Cabo Verde: Their Eurovision connection
Over the weekend it was the Independence Day of the small nation of Cabo Verde (previously known by its English name of Cape Verde), off the western coast of Africa.
Colonised by Portuguese settlers in the 15th century, the islands were previously uninhabited, and proved an ideal hub for pan-Atlantic trade. Cabo Verde declared independence from Portugal on July 5, 1975, and now exists as a stable democracy of around 550,000 people of mixed African, Moorish, Arab and European heritage, speaking both Portuguese and its local dialectal version, Cabo Verdean Creole.
To celebrate all things Cabo Verdean, here are four Eurovision and Eurovision-adjacent artists with a connection to the island nation:
Sara Tavares (Portugal 1994) – ‘Chamar a música’
Born to Cabo Verdean parents in Portugal in 1978, Tavares is known for her broad catalogue of African, Portuguese and American inspired world music, sung in multiple languages. Tavares won Festival da Canção at the age of 16, and henceforth entered the 1994 Dublin Contest with the romantic ballad ‘Chamar a música’, meaning “call the music”.
The song is about a musician choosing to spend an evening with her lover writing a song about the pair of them, rather than typical superficial distractions. The song finished in a commendable eighth place which at that time was the second highest position Portugal had ever finished.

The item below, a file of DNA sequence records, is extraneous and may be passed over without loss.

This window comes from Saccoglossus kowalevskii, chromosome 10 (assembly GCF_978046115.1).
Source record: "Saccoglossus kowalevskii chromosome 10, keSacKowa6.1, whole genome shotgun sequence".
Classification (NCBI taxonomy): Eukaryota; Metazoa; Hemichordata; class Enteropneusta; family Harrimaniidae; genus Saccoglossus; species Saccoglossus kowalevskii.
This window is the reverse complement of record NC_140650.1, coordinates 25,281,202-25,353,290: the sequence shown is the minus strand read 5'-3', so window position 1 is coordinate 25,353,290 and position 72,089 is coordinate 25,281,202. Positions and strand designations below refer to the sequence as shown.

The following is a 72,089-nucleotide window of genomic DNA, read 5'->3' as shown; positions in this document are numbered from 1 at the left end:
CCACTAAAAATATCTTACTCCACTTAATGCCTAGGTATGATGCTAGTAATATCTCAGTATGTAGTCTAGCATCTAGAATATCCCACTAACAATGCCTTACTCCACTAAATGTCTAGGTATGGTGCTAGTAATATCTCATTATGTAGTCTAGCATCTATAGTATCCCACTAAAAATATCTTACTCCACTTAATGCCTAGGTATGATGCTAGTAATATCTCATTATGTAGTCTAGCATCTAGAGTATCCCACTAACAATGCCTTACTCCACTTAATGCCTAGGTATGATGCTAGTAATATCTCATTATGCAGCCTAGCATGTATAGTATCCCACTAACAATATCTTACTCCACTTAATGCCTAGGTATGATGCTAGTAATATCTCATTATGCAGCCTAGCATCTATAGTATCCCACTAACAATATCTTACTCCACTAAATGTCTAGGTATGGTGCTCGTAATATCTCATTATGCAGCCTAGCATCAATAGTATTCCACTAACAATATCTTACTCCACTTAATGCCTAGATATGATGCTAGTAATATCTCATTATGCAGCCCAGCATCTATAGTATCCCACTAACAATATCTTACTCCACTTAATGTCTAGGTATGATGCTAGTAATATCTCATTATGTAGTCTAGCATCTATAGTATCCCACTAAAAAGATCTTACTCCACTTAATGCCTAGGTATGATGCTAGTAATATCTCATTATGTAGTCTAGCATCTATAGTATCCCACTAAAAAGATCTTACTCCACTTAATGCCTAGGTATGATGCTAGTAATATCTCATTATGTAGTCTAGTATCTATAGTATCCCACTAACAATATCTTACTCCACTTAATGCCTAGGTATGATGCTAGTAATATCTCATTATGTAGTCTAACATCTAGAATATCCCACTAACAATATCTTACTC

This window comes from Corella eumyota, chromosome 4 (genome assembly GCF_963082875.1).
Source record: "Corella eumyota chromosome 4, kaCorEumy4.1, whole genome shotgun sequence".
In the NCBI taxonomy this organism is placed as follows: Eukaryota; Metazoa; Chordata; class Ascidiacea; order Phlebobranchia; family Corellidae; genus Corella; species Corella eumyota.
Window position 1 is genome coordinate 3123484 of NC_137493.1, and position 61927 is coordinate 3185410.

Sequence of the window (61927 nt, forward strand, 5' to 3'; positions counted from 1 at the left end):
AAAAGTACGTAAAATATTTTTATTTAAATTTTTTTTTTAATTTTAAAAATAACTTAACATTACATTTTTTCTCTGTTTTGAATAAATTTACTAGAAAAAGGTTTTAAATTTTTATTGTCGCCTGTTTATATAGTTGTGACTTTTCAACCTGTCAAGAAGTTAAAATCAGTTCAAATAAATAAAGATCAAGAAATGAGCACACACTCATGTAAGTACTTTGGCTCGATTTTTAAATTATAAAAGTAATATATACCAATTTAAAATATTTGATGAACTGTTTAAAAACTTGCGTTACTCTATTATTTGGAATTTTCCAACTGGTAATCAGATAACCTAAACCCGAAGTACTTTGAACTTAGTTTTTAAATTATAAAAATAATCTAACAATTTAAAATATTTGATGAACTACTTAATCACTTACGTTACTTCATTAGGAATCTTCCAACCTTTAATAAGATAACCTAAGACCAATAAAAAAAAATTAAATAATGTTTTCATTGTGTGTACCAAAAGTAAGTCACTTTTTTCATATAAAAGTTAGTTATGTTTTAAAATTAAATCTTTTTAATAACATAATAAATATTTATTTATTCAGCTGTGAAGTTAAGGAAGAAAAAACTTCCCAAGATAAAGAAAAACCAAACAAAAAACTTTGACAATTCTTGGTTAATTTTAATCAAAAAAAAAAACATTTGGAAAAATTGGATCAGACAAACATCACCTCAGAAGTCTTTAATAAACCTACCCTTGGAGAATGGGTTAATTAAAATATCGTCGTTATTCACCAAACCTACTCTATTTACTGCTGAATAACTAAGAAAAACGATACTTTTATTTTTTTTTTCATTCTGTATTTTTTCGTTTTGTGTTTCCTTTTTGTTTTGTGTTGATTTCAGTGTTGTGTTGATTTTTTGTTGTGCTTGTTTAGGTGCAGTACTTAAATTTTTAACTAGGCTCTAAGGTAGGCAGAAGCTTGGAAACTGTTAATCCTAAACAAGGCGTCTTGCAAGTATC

Tó Cruz (Portugal 1995) – ‘Baunilha e chocolate’
Not to be confused with a certain Scientologist action star, Tó Cruz continued the streak of Portugal sending acts of Cabo Verdean descent. Cruz won Festival da Canção and entered Eurovision with the interracial love song ‘Baunilha e chocolate’, meaning “Vanilla and Chocolate.” The song finished 21st out of 23 entries. Cruz later voiced Quasimodo in the Portuguese dub of Disney’s “The Hunchback of Notre Dame”.
Portugal’s interval act at the 2018 Grand Final – a celebration of Cabo Verdean artists
2018’s interval act featured Portuguese DJ Branko, alongside three Portuguese artists of Cabo Verdean descent – Tavares, as well as Dino D’Santiago and Mayra Andrade, performing a trio of electric-infused numbers.
Dino D’Santiago Cabo Verde-born Dino D’Santiago creates music that fuses modern electronic and club influences with native Cabo Verdean rhythms, and has released two albums – 2018’s ‘Mundo Nôbu’, or ‘My World’, which won the inaugural Portuguese Music Award for Best Album, and 2020’s ‘Kriola’, an album celebrating his own language of Cabo Verdean Creole, featuring another collaboration with Branko. D’Santiago was recently featured in a Rolling Stone article discussing ‘Kriola’ and his musical heritage, which you can read here.
Where D’Santiago modernises Cabo Verdean music, Andrade is about maintaining the traditional Cabo Verdean music/poetry style ‘morna’, which you can learn more about below:
Andrade, who also mostly sings in Cabo Verdean Creole, has released five albums, won the Best Newcomer Award at the BBC World Music Awards in 2008, and since 2015 has been a UN ambassador fighting for the rights of LGBTIQ+ individuals in Cabo Verde as part of the “Fair and Equal” campaign.
So there we have it, quite a few Eurovision connections for a small West African country. The Eurovision Song Contest is certainly a global event.